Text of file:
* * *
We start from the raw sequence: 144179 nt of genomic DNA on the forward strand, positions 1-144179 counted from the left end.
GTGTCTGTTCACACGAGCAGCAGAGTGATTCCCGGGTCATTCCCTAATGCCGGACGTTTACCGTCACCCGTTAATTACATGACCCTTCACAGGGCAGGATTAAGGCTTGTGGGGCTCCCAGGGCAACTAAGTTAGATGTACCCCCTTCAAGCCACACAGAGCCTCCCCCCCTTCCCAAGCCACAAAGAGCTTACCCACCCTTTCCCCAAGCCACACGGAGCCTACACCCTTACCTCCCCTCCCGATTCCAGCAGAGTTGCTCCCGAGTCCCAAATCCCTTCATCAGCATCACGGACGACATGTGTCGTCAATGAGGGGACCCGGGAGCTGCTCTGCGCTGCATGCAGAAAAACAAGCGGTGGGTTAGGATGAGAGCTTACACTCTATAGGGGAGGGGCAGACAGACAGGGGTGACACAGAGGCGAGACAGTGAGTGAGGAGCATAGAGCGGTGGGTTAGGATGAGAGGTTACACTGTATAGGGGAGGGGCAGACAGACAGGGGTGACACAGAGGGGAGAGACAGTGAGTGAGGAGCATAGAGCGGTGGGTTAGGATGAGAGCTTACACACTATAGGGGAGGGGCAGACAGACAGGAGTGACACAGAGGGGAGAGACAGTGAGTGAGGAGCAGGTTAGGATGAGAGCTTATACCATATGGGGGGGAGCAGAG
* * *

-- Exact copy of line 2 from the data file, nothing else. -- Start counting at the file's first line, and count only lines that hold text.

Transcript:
GTGTCTGTTCACACGAGCAGCAGAGTGATTCCCGGGTCATTCCCTAATGCCGGACGTTTACCGTCACCCGTTAATTACATGACCCTTCACAGGGCAGGATTAAGGCTTGTGGGGCTCCCAGGGCAACTAAGTTAGATGTACCCCCTTCAAGCCACACAGAGCCTCCCCCCCTTCCCAAGCCACAAAGAGCTTACCCACCCTTTCCCCAAGCCACACGGAGCCTACACCCTTACCTCCCCTCCCGATTCCAGCAGAGTTGCTCCCGAGTCCCAAATCCCTTCATCAGCATCACGGACGACATGTGTCGTCAATGAGGGGACCCGGGAGCTGCTCTGCGCTGCATGCAGAAAAACAAGCGGTGGGTTAGGATGAGAGCTTACACTCTATAGGGGAGGGGCAGACAGACAGGGGTGACACAGAGGCGAGACAGTGAGTGAGGAGCATAGAGCGGTGGGTTAGGATGAGAGGTTACACTGTATAGGGGAGGGGCAGACAGACAGGGGTGACACAGAGGGGAGAGACAGTGAGTGAGGAGCATAGAGCGGTGGGTTAGGATGAGAGCTTACACACTATAGGGGAGGGGCAGACAGACAGGAGTGACACAGAGGGGAGAGACAGTGAGTGAGGAGCAGGTTAGGATGAGAGCTTATACCATATGGGGGGGAGCAGAG